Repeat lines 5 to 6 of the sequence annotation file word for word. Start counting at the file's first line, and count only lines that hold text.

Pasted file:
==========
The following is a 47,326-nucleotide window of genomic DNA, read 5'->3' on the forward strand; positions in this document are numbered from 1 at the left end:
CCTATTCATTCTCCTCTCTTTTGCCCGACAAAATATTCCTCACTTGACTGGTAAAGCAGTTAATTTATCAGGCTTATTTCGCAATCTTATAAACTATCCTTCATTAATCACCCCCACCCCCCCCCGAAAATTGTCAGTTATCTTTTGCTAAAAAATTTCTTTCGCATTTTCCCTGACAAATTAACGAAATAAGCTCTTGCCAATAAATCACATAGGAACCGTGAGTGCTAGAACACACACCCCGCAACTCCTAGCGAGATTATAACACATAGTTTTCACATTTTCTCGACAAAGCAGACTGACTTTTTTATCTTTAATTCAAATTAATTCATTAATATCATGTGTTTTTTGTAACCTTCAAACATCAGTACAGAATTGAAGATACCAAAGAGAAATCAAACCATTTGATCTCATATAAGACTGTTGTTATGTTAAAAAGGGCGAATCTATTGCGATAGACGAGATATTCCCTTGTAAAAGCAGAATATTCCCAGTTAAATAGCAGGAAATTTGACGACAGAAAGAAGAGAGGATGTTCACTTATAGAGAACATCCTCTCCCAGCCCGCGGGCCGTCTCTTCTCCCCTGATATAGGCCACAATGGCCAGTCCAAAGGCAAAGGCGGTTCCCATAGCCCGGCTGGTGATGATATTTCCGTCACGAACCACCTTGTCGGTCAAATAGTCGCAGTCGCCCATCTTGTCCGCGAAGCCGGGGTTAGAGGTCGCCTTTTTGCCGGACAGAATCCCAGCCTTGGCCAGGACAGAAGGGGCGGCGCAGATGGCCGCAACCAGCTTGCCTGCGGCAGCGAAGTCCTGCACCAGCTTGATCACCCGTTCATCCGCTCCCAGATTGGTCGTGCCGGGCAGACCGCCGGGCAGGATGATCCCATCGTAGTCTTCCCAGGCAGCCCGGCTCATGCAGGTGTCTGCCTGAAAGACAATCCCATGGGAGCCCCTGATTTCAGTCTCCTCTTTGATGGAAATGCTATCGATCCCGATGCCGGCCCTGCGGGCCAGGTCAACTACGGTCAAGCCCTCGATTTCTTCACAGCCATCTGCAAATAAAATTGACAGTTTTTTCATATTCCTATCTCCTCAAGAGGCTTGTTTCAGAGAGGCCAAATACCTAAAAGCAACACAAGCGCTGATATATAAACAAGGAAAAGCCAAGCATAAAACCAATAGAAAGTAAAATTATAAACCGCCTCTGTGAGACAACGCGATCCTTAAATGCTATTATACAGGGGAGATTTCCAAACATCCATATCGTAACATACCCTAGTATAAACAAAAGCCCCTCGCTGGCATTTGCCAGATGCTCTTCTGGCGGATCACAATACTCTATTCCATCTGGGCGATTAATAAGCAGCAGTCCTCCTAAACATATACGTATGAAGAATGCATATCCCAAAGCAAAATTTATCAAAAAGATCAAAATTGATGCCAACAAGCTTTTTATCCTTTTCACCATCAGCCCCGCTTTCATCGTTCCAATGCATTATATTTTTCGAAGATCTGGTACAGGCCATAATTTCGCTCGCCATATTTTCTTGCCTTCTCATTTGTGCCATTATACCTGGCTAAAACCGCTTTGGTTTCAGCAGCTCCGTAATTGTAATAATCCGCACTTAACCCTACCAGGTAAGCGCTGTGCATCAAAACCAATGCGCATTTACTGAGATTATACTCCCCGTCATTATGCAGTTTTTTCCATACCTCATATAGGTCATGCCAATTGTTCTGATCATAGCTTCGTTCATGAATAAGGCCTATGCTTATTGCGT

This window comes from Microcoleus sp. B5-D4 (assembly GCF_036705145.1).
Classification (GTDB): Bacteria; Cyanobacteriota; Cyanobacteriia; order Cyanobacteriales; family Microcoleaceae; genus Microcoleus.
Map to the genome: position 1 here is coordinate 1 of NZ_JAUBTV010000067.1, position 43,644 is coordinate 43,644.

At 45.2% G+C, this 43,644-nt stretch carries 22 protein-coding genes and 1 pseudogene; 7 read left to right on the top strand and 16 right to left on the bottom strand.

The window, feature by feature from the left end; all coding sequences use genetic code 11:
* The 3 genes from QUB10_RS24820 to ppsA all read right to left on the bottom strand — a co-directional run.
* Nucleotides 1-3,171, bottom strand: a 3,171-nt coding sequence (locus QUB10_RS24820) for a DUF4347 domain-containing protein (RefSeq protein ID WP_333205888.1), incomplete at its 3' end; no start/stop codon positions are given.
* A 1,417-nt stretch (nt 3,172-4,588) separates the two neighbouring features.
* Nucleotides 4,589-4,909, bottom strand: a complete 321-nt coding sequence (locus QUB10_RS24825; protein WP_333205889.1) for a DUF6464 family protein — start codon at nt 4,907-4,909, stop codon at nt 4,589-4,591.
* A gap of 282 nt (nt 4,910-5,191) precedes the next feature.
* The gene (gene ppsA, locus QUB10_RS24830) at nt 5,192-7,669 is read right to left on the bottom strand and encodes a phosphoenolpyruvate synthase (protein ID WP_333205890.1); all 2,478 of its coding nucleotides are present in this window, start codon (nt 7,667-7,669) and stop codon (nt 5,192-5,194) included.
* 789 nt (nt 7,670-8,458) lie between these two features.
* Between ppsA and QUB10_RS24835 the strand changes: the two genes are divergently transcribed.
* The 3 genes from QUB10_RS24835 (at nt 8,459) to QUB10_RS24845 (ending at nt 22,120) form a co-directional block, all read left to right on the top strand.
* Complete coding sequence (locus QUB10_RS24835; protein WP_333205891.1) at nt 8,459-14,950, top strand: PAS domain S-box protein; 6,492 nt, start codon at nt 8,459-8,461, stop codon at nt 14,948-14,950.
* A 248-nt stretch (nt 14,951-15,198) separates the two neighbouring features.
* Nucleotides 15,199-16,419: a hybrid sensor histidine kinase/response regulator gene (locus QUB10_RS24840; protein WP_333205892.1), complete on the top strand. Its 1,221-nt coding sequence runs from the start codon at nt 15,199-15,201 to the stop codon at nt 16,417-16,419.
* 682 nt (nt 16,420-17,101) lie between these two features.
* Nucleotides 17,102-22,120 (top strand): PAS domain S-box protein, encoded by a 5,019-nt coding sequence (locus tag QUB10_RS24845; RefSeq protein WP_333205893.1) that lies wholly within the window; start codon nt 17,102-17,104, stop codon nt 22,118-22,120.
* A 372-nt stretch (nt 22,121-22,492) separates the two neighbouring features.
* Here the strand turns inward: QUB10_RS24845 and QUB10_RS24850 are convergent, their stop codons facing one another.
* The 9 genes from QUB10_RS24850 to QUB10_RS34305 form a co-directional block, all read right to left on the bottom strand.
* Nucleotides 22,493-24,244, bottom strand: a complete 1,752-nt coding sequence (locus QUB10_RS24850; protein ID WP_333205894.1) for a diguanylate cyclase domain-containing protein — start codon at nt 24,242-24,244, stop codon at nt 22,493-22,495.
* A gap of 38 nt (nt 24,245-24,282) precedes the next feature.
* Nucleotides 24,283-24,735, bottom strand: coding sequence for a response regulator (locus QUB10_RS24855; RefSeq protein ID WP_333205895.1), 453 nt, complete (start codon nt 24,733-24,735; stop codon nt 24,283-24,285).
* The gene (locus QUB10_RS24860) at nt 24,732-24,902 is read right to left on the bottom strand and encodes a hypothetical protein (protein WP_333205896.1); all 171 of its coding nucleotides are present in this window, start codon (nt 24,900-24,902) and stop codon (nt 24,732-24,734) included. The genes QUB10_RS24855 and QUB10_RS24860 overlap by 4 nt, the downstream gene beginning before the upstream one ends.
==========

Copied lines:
Map to the genome: position 1 here is coordinate 1 of NZ_JAUBTV010000067.1, position 43,644 is coordinate 43,644.

At 45.2% G+C, this 43,644-nt stretch carries 22 protein-coding genes and 1 pseudogene; 7 read left to right on the top strand and 16 right to left on the bottom strand.